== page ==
Robert Miles is a psychic that can communicate with the dead. He also has the ability to control the mind of his cat (who incidentally is black). He uses the cat to take vengeance upon his ... See full summary »
When a terrorist's body, infected with a stolen chemical, is recovered by the US military, the corpse is cremated, unintentionally releasing the virus/bacteria into the atmosphere over a ... See full summary »
A Canadian archaeological team in Sicily accidentally unleashes vengeful ghosts of five demonic nuns whom were murdered 500 years earlier and the ghosts now set out to kill the group and townspeople alike.
In New York, Dr. Norman Boyle assumes the research about Dr. Freudstein of his colleague Dr. Petersen, who committed suicide after killing his mistress. Norman heads to Boston with his wife... See full summary »
A clairvoyant woman, inspired by a vision, smashes open a section of wall in her husband's home and finds a skeleton behind it. Along with her psychiatrist, she seeks to find the truth ... See full summary »
In the small New England town of Dunwich, a priest commits suicide by hanging himself in the church cemetery which somehow opens the gates of hell allowing the dead to rise. Peter, a New York City reporter, teams up with a young psychic, named Mary, to travel to the town where they team up with another couple, psychiatrist Jerry and patient Sandra, to find a way to close the gates before All Saints Day or the dead all over the world will rise up and kill the living. Written by
Director Lucio Fulci always carried around a bag with his trademark pipe and tobacco. One day on set, he reached into his bag and found a handful of maggots (which had been used earlier to film the scene in which maggots blow in through a window). The perpetrator of this prank is rumored to be Christopher George, the film's lead actor, who did not get along well with Fulci. See more »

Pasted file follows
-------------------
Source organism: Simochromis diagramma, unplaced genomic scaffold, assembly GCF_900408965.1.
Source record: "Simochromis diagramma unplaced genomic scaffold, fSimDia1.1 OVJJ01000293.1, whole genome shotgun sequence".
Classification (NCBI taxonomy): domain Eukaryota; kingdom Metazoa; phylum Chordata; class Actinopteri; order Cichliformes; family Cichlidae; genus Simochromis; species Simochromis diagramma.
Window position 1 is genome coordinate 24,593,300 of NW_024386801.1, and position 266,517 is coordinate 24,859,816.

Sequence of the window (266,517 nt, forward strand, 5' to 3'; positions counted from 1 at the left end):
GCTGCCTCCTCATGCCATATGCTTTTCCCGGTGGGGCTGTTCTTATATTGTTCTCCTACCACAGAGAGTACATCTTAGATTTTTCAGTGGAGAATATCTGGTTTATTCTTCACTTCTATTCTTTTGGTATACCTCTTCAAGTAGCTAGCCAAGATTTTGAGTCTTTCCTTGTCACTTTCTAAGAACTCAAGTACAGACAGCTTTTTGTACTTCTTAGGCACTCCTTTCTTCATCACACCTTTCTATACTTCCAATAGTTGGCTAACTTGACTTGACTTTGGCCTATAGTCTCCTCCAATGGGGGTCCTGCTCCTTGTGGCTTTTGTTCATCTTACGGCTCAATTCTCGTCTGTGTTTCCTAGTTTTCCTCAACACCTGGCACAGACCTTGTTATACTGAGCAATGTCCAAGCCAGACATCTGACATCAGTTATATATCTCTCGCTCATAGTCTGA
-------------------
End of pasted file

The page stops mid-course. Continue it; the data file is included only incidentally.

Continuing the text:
When the Peter Bell character is talking to the policeman he refers to Sgt. Clay twice in the conversation. The first time he correctly calls him Sgt. Clay. The second time he incorrectly calls him Sgt. Bell. See more »
You don't deserve help! You're a comic book version of a detective, Sergeant!
Well, you look better in your mug shot, you know. The great Theresa. The master medium. Yeah, for you it's all in the book of... of... what's it called?
Yeah, Enoch. According to you, this poor girl is dead because of a book that was written 4,000 years ago. Correct?
That's right. I would find a such an unusual paradox of tremendous appeal terribly stimulating, if I were a sleuth. Enoch provides the explanation...
[...] See more »
Let me start off by saying that, for some quirky reason, I am a fan both the Zombie and Giallo genre. I'm willing to cut these films a lot of slack when I review them. That is to say, I don't even attempt to give these kinds of movies the same critical eye that I would apply to a Kurosawa or a Hitchcock. The problem is that despite all of this, this film still failed miserably.
The scares in "City of the Living Dead" were cheap, the suspense was non-existent, and the characters weren't even remotely developed or interesting. Even the Fabio Frizzi soundtrack didn't seem to be able to get me interested. I think Frizzi had done a very nice little job in Fulci's "Zombie".
There were really only two redeeming qualities to this film. The first is the acting. And don't get me wrong, the acting is still not very good - but it is better than much of the acting we see in these kinds of films. The other bright side in this film is the special effects. Hey, we're talking 1980 here, and the special effects really are pretty good. Unfortunately, these two points alone aren't anywhere near strong enough to save what is just simply...one bad movie!
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